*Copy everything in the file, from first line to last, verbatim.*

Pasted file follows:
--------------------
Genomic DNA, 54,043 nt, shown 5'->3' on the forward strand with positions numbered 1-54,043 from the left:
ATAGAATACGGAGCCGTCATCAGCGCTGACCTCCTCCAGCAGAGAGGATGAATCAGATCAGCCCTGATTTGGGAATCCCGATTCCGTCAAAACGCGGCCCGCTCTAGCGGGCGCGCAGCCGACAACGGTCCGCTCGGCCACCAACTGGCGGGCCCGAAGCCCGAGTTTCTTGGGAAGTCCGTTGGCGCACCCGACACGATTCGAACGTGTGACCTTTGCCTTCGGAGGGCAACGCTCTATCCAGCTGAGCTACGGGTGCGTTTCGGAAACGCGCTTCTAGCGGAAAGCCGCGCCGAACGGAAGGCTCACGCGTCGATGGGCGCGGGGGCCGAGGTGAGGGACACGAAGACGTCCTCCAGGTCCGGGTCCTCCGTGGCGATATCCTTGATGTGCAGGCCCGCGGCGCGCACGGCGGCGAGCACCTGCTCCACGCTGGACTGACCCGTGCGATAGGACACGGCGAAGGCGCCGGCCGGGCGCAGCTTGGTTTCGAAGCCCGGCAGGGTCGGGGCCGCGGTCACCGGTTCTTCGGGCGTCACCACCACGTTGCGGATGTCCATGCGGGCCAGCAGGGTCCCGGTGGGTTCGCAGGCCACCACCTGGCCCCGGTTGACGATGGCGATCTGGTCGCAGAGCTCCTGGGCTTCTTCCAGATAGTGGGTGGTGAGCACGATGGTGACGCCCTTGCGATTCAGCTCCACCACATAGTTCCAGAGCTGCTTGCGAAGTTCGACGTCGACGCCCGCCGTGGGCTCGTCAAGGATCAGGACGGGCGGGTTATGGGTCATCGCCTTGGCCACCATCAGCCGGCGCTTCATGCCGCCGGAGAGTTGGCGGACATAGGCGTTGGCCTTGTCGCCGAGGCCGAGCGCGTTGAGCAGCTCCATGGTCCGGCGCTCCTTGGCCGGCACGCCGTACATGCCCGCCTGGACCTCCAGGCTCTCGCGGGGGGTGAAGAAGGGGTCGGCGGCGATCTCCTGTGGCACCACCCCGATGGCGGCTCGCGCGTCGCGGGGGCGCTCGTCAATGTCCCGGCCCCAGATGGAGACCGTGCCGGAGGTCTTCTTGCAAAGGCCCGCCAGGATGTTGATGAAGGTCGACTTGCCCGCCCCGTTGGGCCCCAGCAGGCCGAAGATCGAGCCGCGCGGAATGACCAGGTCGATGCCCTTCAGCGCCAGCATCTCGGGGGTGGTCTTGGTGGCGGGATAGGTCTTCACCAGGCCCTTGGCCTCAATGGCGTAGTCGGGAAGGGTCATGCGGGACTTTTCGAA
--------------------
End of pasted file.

Genomic DNA, 54,043 nt, shown 5'->3' on the forward strand with positions numbered 1-54,043 from the left:
ATAGAATACGGAGCCGTCATCAGCGCTGACCTCCTCCAGCAGAGAGGATGAATCAGATCAGCCCTGATTTGGGAATCCCGATTCCGTCAAAACGCGGCCCGCTCTAGCGGGCGCGCAGCCGACAACGGTCCGCTCGGCCACCAACTGGCGGGCCCGAAGCCCGAGTTTCTTGGGAAGTCCGTTGGCGCACCCGACACGATTCGAACGTGTGACCTTTGCCTTCGGAGGGCAACGCTCTATCCAGCTGAGCTACGGGTGCGTTTCGGAAACGCGCTTCTAGCGGAAAGCCGCGCCGAACGGAAGGCTCACGCGTCGATGGGCGCGGGGGCCGAGGTGAGGGACACGAAGACGTCCTCCAGGTCCGGGTCCTCCGTGGCGATATCCTTGATGTGCAGGCCCGCGGCGCGCACGGCGGCGAGCACCTGCTCCACGCTGGACTGACCCGTGCGATAGGACACGGCGAAGGCGCCGGCCGGGCGCAGCTTGGTTTCGAAGCCCGGCAGGGTCGGGGCCGCGGTCACCGGTTCTTCGGGCGTCACCACCACGTTGCGGATGTCCATGCGGGCCAGCAGGGTCCCGGTGGGTTCGCAGGCCACCACCTGGCCCCGGTTGACGATGGCGATCTGGTCGCAGAGCTCCTGGGCTTCTTCCAGATAGTGGGTGGTGAGCACGATGGTGACGCCCTTGCGATTCAGCTCCACCACATAGTTCCAGAGCTGCTTGCGAAGTTCGACGTCGACGCCCGCCGTGGGCTCGTCAAGGATCAGGACGGGCGGGTTATGGGTCATCGCCTTGGCCACCATCAGCCGGCGCTTCATGCCGCCGGAGAGTTGGCGGACATAGGCGTTGGCCTTGTCGCCGAGGCCGAGCGCGTTGAGCAGCTCCATGGTCCGGCGCTCCTTGGCCGGCACGCCGTACATGCCCGCCTGGACCTCCAGGCTCTCGCGGGGGGTGAAGAAGGGGTCGGCGGCGATCTCCTGTGGCACCACCCCGATGGCGGCTCGCGCGTCGCGGGGGCGCTCGTCAATGTCCCGGCCCCAGATGGAGACCGTGCCGGAGGTCTTCTTGCAAAGGCCCGCCAGGATGTTGATGAAGGTCGACTTGCCCGCCCCGTTGGGCCCCAGCAGGCCGAAGATCGAGCCGCGCGGAATGACCAGGTCGATGCCCTTCAGCGCCAGCATCTCGGGGGTGGTCTTGGTGGCGGGATAGGTCTTCACCAGGCCCTTGGCCTCAATGGCGTAGTCGGGAAGGGTCATGCGGGACTTTTCGAA